A couple times, at the peak of the storm, I've been caught 2 and 3 AM thinking it wasn't such a good idea... but then again a lot of how much precaution you take depends on your style of camping and how remote you are.
    We start paying attention to anything over 50mph winds, anything tornadic or heavy electrical... at that point we have way too much effort put in the whole rig to chance it and try to fold down and ride it out in the tow vehicle.
    It's a hard choice for those of us that love a good storm. Gets your blood pumping. Ahaha!
     
  13. silvermickey2002

    silvermickey2002 Morris County, NJ

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    If there was one thing I learned about backpacking and lightning safety (Philmont Scout Ranch) is that a bolt of lightning can come from out of nowhere!!! It happened to us in July of 2015 while on a ridge. Lots of blue sky and then WHAMO!! A bolt hit about .5 - 1 mile from where we were hiking. It scared the living crap out of us! When we walked into the next staff camp they told us that bolt of lightning came from a storm about 10-12 miles away [:O] I was just glad I did not have to use my CPR skills on anyone. I just needed to check my pants [LOL]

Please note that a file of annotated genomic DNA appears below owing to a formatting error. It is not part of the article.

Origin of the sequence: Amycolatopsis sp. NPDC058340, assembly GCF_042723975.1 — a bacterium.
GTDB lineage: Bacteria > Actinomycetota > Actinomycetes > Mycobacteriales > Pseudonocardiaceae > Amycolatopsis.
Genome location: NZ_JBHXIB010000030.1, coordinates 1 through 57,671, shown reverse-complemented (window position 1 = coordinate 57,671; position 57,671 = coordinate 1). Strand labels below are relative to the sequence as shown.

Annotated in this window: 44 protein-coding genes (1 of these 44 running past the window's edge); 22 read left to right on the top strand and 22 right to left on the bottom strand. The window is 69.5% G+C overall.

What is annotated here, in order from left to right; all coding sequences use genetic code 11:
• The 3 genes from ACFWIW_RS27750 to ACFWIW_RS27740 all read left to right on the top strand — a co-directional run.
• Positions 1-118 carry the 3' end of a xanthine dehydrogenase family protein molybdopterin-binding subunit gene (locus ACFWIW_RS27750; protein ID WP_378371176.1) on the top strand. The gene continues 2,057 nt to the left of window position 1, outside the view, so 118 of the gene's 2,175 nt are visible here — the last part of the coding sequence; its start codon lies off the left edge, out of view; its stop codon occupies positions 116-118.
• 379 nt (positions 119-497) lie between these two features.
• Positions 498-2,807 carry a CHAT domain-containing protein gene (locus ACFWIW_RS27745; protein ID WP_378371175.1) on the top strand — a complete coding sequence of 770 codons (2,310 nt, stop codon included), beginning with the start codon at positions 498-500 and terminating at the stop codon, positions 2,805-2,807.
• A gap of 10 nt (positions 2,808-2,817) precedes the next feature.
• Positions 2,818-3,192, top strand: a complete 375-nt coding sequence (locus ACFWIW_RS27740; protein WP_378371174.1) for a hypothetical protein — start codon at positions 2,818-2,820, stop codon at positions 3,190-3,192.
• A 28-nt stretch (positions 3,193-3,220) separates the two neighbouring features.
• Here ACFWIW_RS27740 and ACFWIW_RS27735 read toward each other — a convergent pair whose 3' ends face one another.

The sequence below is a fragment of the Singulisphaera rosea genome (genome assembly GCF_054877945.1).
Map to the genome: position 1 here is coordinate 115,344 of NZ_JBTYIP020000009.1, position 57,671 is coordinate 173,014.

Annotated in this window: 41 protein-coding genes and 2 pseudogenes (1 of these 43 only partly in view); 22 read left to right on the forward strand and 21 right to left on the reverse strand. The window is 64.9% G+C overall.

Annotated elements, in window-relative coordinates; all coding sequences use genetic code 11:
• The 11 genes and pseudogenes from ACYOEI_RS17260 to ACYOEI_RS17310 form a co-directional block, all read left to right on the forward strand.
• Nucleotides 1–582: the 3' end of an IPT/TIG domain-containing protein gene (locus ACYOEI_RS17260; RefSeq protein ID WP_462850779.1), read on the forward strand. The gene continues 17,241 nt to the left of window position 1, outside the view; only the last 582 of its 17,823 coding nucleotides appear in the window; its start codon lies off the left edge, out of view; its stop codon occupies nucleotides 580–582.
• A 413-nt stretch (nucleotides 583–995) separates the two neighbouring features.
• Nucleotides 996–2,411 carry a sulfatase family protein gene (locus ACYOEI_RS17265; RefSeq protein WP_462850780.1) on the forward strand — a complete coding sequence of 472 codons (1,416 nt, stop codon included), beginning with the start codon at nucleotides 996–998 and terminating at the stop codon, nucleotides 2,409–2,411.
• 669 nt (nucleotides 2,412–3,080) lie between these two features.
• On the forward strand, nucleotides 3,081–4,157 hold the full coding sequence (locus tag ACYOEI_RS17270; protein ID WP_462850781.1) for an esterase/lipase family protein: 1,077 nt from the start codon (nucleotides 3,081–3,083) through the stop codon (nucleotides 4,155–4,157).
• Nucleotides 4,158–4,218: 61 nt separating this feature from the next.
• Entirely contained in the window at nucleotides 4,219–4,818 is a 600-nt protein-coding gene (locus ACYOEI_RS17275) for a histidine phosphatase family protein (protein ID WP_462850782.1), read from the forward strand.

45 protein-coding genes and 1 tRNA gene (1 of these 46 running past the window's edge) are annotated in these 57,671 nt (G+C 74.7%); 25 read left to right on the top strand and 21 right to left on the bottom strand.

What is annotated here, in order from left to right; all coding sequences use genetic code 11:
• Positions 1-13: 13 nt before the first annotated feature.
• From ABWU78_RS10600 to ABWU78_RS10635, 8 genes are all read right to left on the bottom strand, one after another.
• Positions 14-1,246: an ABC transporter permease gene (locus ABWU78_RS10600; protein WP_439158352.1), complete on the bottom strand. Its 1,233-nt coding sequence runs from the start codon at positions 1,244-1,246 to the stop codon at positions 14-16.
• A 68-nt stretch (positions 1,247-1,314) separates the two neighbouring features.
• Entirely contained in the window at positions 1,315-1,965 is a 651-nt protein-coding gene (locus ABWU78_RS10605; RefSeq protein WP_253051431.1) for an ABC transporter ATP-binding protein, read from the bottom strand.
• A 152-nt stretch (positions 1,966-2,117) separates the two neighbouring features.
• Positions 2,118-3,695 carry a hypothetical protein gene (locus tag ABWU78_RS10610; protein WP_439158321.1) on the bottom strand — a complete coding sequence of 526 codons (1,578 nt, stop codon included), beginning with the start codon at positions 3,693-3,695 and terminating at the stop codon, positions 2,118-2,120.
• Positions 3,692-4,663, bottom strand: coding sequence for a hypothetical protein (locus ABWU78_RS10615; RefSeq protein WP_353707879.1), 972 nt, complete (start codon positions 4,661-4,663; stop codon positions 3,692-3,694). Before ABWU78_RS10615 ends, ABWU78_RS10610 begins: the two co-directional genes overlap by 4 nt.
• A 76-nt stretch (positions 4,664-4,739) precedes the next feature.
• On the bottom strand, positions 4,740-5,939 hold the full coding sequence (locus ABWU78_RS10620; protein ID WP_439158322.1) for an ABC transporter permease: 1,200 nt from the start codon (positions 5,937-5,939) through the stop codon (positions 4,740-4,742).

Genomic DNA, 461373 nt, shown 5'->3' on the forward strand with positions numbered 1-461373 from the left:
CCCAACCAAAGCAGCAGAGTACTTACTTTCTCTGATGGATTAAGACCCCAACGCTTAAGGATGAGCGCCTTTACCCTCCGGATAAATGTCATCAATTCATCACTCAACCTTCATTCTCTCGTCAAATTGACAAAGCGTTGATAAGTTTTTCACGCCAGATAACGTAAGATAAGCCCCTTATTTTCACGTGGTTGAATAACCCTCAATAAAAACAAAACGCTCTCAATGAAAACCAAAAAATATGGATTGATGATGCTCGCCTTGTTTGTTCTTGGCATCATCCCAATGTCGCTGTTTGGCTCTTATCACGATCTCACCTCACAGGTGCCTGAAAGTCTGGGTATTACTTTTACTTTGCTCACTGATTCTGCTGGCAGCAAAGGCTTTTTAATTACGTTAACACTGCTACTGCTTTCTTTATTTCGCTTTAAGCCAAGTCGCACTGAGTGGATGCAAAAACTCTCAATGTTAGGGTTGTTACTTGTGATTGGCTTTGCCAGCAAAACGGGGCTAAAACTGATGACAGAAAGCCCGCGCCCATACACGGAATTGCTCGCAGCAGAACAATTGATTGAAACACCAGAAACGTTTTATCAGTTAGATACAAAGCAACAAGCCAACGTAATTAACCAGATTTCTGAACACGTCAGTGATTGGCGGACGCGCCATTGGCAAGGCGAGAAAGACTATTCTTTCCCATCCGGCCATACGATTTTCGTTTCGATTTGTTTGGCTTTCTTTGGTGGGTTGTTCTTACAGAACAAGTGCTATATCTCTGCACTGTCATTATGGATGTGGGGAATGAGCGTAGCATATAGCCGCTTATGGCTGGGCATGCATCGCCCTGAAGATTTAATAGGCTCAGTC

The moral of the story is: Do not take lightning storms for granted. A storm 10-12 miles away can send a bolt of lightning your way. It's not the end of the world , but use common sense!
     
  14. Adirondack PUP

    Adirondack PUP Active Member

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  15. str8popup

    str8popup Member

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    We get a thunderstorm almost daily while camping on the mountain. I have camped through storms in everything from bivys to a rv. I worry more about the associated winds than a lightning strike. Maybe I'm crazy but I kinda like watching the lightning. Take the usual precations and enjoy mother nature. Just some crazy Wyoming boys thoughts, lol